Men fix things. My best friends are ridiculously handy. They can (literally) fix anything with their hands. Recently, I was telling a friend that my son (who is 6) was going to have to go live with him this summer because I have already taught him everything I know about fixing things (which says a lot about my handiness!). For as long as I can remember, I’ve always been told that men are supposed to be fixers. You bring them a problem, they fix it. This works great, until it doesn’t. Not everything can be fixed and too often men are the ones that are trying to fix a problem that is beyond repair.
Just walk it off - men say - Leave it in the past and move forward with your life.
But not all problems are meant to be solved. I once had a friend say to me - Is this a problem to solve or a tension to navigate? And that’s exactly it. Not all problems are meant to be solved, some go deeper than that, right to our core…and those are the ones that we have to journey alongside. Those are the ones that never go away. Those are the ones that are unsolvable. When Ezra was delivered into God’s hands, I desperately wanted to fix the situation..but I can’t. My friends (both men and women) want to fix the situation or even alleviate the pain a little. But they can’t. And that’s where you can tell who is a real man and who isn’t. The real men are the ones that will step into uncertainty and not try and fix the situation. The real men will simply sit there, ask you some questions, and listen without judgement. The real men are there to help when it’s asked for because they know that it’s difficult to ask for help. It’s hard to pick up the phone, call a friend and say - I need your help, we need to talk. Because for too long, talking has been the kryptonite for men. Men get so caught up in the physical act of helping, it’s too often forgotten that there’s a real live human being beneath that exterior that also needs to be attended to.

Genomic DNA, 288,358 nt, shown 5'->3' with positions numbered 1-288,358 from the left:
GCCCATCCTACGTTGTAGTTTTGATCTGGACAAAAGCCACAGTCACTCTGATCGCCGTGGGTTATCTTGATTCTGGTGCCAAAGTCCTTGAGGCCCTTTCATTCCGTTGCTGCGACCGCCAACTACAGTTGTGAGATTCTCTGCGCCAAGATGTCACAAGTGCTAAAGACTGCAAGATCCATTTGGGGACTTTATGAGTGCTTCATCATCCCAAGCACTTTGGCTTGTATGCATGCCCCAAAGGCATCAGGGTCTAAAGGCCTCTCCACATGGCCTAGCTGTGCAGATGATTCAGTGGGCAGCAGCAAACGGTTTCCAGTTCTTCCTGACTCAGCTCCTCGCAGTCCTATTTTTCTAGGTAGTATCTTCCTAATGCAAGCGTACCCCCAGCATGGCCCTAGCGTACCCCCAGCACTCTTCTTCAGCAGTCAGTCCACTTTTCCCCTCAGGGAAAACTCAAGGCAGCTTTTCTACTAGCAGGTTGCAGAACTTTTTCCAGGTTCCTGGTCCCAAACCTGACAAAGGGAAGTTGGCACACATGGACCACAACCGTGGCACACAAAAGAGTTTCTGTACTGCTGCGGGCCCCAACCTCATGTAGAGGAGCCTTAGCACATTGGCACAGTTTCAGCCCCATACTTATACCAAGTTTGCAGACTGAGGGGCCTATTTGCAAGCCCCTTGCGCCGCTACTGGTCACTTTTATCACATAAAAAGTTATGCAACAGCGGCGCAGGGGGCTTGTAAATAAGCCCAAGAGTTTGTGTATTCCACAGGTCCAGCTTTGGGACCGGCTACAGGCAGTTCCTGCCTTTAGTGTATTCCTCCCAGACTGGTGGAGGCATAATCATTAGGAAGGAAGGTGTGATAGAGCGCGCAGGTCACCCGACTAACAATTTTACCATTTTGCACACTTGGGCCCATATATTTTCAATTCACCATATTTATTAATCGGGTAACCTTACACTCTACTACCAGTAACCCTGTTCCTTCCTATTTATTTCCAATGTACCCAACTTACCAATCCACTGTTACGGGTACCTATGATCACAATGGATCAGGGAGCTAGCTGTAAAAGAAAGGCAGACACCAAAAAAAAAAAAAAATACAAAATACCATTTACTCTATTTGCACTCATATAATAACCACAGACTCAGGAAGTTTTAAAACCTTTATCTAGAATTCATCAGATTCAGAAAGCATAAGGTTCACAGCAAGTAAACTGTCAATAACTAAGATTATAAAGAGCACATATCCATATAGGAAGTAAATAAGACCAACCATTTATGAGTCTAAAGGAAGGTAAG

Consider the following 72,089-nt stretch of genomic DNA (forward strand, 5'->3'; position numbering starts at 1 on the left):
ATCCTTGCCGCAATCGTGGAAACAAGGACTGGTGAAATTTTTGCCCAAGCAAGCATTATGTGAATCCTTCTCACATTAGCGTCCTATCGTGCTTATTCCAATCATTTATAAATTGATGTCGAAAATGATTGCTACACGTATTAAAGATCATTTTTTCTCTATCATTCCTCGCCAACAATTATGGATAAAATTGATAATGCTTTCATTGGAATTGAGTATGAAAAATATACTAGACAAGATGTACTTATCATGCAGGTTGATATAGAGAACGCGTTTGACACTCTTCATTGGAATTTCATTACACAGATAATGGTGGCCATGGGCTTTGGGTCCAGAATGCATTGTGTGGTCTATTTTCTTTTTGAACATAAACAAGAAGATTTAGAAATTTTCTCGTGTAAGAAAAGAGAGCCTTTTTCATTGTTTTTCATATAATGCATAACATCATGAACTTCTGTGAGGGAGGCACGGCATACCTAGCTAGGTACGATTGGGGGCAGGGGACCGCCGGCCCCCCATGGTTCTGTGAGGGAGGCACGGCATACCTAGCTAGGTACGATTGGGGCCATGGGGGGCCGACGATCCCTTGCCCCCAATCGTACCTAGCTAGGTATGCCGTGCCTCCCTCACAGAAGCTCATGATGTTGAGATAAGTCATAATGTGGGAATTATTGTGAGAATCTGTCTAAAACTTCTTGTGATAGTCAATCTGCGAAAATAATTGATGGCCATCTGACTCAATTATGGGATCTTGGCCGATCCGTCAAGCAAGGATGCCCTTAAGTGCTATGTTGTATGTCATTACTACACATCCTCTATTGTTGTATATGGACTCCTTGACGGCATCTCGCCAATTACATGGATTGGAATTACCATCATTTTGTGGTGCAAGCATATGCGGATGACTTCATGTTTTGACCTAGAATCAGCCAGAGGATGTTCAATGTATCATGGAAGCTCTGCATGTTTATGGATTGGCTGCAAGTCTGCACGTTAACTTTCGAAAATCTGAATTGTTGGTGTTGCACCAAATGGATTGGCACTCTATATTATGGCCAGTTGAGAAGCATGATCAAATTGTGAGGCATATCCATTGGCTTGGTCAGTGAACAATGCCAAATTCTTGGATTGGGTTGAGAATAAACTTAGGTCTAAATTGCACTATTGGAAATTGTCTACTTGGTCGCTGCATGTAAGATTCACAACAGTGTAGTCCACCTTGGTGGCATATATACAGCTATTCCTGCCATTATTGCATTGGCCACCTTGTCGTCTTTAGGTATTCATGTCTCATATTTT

All my life I’ve wanted to grow up to be a man and all my life I’ve felt like I never measured up. I was too emotional, I couldn’t use my hands to fix things, I watched kids while their mother worked (and no…it’s not called babysitting…it’s called parenting!), and the list goes on. They seemed to have it all - They can fix things, they are tough…nothing phases them, and they fulfil an important role. When I hear my women friends say - it’s just so difficult to find good guys out there, I get a little upset. They are out there…they just have to start redefining what being a man actually is. We, as men, need to start modifying our behaviours because those other men are giving the rest of us a bad name.
For the last thirty-some-odd years, I wanted to be like those men because that’s what I was told was to be a man. But that’s not a man. Yes, men can fix things, they can be tough, and they have a specific purpose. But they are also emotional, supportive, and loyal. I think wedding proposals are when men are truly being a man. This is one of the times in a man’s life that he truly becomes vulnerable for his partner. He gets down on one knee, takes his partner’s hand in his, and softly whispers those words - will you marry me? He doesn’t get upset that his partner starts to cry, heck maybe he even has one or two tears rolling down his cheeks. But in those moments, he’s truly a man. He makes himself vulnerable, he’s there for his partner without distraction, he’s expressing his love. We need to propose more often.